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First of all, I know it's a very bad idea to invent your own encryption algorithm. It's better to use existing known, trusted, extensively tested and studied algorithms with a proven track record. The idea below is purely theoretical, from a studying point of view. I thought of a rather simplistic encryption method, and wondering what you people think of how (in)secure this is, compared to AES.

I propose the following symmetric encryption method:

Given any input data, and a password (each of arbitrary length), we encrypt the data as follows:

                |    |
Password - |+|--| H1 |----k----
Salt -------^   |____|         |     ___
                               |    |   |
                              (+)---| H |----
i------------------------------^    |___|    | 
Data[i]-------------------------------------(+)-- Output_i

H1 and H are hashing functions (e.g. SHA256 or SHA3-512). H1 and H may be the same.

n1 and n are the number of bits of H1's and H's output (e.g. if H1=SHA3-512 then n1=512, and if H=SHA256 then n=256). Preferably n1≥n.

S = a randomly generated salt of 128 bits, which is written at the start of the output.

K = H1(S+password) where + means binary concatenation.

The data is processed in blocks of n bits (the last block may be smaller).

Block i is XOR'ed with B(i) = H(K XOR i) where i is the block index (starting at zero), represented as a simple binary integer, extended to n1 bits (to match K's size).

If the last block is m<n bits, only those m bits are procesed (the remaining n-m bits of the last B(i) are not used).

The decryption procedure is basically the same, except S is taken from the encrypted data instead of generated.

I would suggest H1 = scrypt, bcrypt, or PBKDF2 with moderate work parameters, and H = SHA256 or SHA3-256.


  1. It's a stream cipher. Every block of n bits can be encrypted and decrypted completely independent of other blocks. This makes the algorithm suitable for streaming, parallelization, and if part of the data is damaged or missing, the rest can still be decrypted (except if the salt at the beginning is corrupted). Additional data can be appended later, and parts of the existing data can be replaced in-place.
  2. Because of the random salt S, similar data encrypted with the same password will result in completely different outputs.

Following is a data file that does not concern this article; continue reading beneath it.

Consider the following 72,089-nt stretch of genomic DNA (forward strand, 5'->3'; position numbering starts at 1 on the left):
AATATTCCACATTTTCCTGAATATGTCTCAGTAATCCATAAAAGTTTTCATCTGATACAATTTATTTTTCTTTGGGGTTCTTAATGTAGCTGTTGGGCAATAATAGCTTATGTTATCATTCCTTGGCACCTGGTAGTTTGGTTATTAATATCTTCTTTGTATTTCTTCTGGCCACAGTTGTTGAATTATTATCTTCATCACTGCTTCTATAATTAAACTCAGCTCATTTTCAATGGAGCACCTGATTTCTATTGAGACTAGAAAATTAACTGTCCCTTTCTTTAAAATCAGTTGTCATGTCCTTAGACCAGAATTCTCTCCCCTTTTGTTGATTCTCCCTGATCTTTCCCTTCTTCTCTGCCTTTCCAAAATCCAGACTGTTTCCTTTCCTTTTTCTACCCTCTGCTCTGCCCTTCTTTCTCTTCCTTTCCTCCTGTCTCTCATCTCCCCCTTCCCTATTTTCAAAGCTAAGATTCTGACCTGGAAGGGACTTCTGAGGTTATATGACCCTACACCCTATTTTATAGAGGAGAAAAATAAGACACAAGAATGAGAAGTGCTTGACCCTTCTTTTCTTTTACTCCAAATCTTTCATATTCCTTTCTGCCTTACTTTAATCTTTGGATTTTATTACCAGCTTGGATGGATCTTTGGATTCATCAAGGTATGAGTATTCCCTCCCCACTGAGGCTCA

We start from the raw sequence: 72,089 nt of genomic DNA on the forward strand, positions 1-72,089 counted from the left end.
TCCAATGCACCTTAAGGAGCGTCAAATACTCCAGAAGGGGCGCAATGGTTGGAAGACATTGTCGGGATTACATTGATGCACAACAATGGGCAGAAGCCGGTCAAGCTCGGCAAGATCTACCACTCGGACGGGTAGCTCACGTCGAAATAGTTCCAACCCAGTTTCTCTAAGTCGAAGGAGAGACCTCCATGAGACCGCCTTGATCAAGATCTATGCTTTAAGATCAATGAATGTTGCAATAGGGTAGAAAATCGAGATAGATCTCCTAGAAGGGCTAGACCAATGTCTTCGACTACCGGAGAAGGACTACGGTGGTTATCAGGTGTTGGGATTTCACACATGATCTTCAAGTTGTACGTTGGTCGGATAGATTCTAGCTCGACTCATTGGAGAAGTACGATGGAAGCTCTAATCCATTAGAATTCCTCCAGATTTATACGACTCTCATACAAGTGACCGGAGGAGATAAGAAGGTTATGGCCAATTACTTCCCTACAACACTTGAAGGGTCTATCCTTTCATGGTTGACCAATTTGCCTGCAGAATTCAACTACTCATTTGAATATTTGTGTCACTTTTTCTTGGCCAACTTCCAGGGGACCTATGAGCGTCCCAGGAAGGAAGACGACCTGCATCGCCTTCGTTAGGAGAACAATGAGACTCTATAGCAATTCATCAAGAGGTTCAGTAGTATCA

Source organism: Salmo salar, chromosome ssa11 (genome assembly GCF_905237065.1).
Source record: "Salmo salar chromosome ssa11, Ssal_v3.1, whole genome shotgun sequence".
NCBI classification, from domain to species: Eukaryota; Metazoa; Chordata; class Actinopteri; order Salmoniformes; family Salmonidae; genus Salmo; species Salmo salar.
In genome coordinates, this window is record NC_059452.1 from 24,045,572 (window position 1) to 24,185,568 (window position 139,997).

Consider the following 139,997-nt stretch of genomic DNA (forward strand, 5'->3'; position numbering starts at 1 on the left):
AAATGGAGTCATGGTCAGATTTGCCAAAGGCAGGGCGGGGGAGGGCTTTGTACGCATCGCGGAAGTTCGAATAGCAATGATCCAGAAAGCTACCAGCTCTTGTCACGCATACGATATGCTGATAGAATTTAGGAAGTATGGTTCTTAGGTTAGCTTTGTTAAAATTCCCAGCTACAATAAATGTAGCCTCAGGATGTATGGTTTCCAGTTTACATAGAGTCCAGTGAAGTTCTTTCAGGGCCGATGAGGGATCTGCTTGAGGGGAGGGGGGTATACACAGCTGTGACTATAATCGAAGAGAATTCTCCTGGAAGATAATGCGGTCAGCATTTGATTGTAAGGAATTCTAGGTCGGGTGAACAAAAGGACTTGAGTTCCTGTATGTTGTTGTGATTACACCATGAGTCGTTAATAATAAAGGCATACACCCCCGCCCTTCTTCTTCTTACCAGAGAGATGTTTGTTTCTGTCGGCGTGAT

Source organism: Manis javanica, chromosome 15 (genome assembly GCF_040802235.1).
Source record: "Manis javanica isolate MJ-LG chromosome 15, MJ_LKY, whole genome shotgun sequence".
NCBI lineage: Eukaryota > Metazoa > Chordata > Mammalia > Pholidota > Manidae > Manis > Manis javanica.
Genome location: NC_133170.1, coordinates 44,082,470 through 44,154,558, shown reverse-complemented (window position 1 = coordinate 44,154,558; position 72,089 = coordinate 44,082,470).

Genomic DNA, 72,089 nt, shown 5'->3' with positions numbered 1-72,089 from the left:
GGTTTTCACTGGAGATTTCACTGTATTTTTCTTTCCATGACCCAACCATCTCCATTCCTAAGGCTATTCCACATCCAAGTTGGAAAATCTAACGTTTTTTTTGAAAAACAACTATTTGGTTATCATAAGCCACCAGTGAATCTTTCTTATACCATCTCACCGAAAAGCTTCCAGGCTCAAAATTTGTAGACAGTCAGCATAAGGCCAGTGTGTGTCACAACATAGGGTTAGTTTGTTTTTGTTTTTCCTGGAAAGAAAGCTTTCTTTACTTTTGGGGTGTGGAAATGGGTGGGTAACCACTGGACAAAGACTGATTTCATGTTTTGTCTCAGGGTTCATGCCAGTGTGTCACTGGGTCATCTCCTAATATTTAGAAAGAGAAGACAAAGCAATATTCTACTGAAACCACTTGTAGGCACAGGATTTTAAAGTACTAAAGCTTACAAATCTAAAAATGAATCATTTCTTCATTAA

3. Even if you happen to know part of the input data, nothing is revealed about the rest of the data or the password.
  4. It's fast, provided that H is fast.
  5. Encryption and decryption are the same (only difference is generating a random salt vs reading it).
  6. Other than the 128-bit salt, the encrypted data stays the same size (unlike certain other encryption algorithms, especially asymmetric).
  7. No padding involved that can be abused to tamper with the data or partial decrypting by trial and error (some other encryption schemes have padding vulnerabilities).
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migrated from security.stackexchange.com Mar 17 at 12:27

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marked as duplicate by tylo, DrLecter, Paŭlo Ebermann Mar 17 at 14:17

This question has been asked before and already has an answer. If those answers do not fully address your question, please ask a new question.

Off-topic, should be on crypto –  deed02392 Mar 17 at 11:38
Why will you use the "H" algorithm and what security does it add? What is the difference between using the "H" or put directly the K xor'ed with the data? I don't think you are providing any extra security there just making it more complex without having to. –  kiBytes Mar 17 at 11:42
Directly XOR'ing K with the data will cause repetitive patterns in the output if there are repetitive patterns in the input. It would suffer from the same vulnerability as ECB mode (bit.ly/OvsEXZ). Applying H is a fast, easy yet secure way to (pseudo)randomize the cipher for every single n-bit block. –  RocketNuts Mar 17 at 12:05
AES-CTR has all the stated properties, and is faster. Security does follow from the assumption that H is indistinguishable from a random function, K is wide enough, and a few other things. However this is not secure with the assumption on H that it is collision-resistant and (first and second) preimage-resistant, thus stating "H is a hashing function" is not enough. –  fgrieu Mar 17 at 12:41
In general, hash functions are not fast compared to block ciphers. So at least the fast part is incorrect, and I'm not sure this is more simple than e.g. AES-CTR, which does approximately the same thing while using a block cipher. –  owlstead Mar 17 at 12:50
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1 Answer 1

If $H$ is SHA-256, the security of your scheme might be inferred from the assumption that there are no related key attacks against the SHACAL-256 cipher. (This, in turn, is a topic that is the subject of e.g. this paper.)

Intuition: Let $K$ be your derived key and define $K_i = K \oplus i$. Let $E_k$ be the SHACAL-256 cipher. In such case, $H(K_i) = E_{K_i}(initstate)$.

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According to this the SHACAL variant based on SHA-256 is named SHACAL-2, not SHACAL-256. –  fgrieu Mar 17 at 13:05
@Henrick interesting, thanks, I suggest we discuss further in the other thread so I'll reply there. –  RocketNuts Mar 17 at 13:06
@fgrieu: You are right, related key attacks against SHACAL-2 is an independent topic, and it has been studied. –  Henrick Hellström Mar 17 at 13:09
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